Crisis on N Earths: Revolutionary Girl Utena

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It’s December 24, 1997. Christmas Eve. Of course, we’re in Japan, so that doesn’t mean much–Christmas is an excuse to decorate, go on dates, and eat chocolate and KFC. The country is only one percent Christian, after all, but they love the exotic ceremonies and customs of the worshipers of these strange gods from faraway lands.

Tonight, something far more momentous is happening than some lady having a kid in whatever a manger is: the finale of Revolutionary Girl Utena airs.

Auteur theory is largely nonsense, but nonetheless Utena is widely regarded as the brainchild of director Kunihiko Ikuhara, and comparing Utena to other projects of his, it does seem like his creative voice was the dominant, or at least his persistent concerns and themes. But to an extent it’s the other way around: the themes of Utena became the defining themes of Ikuhara’s work, both what is expected from him and what he keeps coming back to.

A 39-episode half-hour anime series ostensibly within the shoujogenre (that is, works aimed at girls in roughly the same age range we refer to in book publishing as Young Adult), Utena is an exploration of themes of identity, especially gender; queer sexuality; abuse; and the way we use stories and narrative to construct our world. Utena is a teen girl who decided when she was very young that she would be a prince when she grew up, and still dresses and acts “princely”: she is highly athletic, very popular with the girls, wears a blinged-out variant of a boys’ uniform to school, and is especially quick to rescue those she perceives as being in need. At the same time, however, she is very insistent that she is a girl, and perhaps a little too insistent that she is het, given her relationship with Anthy.

Anthy is a character I’ve written about at great length, particularly in Animated Discussions. I won’t rehash that here; suffice to say, she is Utena’s primary love interest, but oscillates throughout the story between damsel in distress, sidekick, and villain. In reality she is none of those things and all of them, because Utena is also about breaking free of the constraints created by the stories we’ve been told about ourselves and our world. What makes Utena a revolutionary girl is that she revolutionizes the world around her–the bulk of the series is her unwittingly passing test after test to become The One Who Brings the World Revolution–because she is not only determined to be a protector fantasy for everyone around her, but to protect them from abuse of all kinds. She protects people, not structures of power–indeed, the first we see her protecting someone is defending her friend Wakaba in the first episode, from a man who has greater social power, claims the “right” to do what he did, and callously dismisses Wakaba’s pain.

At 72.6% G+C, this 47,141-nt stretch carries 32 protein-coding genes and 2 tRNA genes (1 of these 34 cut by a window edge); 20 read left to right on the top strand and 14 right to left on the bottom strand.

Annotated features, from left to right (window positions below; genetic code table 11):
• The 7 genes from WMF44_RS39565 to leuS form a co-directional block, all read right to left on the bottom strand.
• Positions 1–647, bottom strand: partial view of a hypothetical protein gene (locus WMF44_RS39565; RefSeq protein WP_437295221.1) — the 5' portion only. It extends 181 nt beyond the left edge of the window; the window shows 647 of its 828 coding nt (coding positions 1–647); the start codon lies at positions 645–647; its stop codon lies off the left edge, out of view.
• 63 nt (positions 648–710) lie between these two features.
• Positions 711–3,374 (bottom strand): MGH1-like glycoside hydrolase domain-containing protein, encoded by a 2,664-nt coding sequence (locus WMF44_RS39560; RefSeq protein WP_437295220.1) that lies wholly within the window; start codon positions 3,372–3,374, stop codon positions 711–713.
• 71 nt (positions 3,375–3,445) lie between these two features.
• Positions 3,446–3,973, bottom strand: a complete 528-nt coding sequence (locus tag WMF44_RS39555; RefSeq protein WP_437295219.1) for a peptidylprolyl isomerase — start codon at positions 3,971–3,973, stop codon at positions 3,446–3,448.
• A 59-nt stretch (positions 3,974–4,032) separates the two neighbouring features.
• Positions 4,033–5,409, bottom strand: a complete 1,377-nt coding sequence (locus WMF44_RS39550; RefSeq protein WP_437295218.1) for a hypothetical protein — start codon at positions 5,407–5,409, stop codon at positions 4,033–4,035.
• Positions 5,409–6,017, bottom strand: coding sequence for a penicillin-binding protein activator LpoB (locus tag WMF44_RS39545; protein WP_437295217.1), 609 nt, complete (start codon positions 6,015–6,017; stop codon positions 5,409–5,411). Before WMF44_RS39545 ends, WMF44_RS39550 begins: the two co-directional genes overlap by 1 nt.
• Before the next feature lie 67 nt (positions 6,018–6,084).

Utena doesn’t care about rights. She understands, at least on an instinctual level, that any society governed according to a list of rights is really an oligarchy governed by the people who decided what those rights are. That person, in the case of Utena, is Akio, the main villain of the series. Akio is also referred to as “End of the World,” but notably, while the English phrase is sometimes used, the series mostly uses a Japanese phrase which would be more accurately translated as “the ends of the Earth.” The bilingual pun, given all the discussion of apocalypse and world revolution in the series, is clearly intentional, but nonetheless the primary meaning of Akio’s title is the edge of reality, the limitation of what can exist.

The show ties these meanings together in the infamous, oft-recurring “egg speech” (which was lifted almost verbatim from Hermann Hesse’s Demian): “The world is our egg. If we don’t crack the world’s shell, we will die without being born.” The apocalyse, the World Revolution, is necessary so that we can take form as our true selves, unrestrained by the limits imposed by the powerful.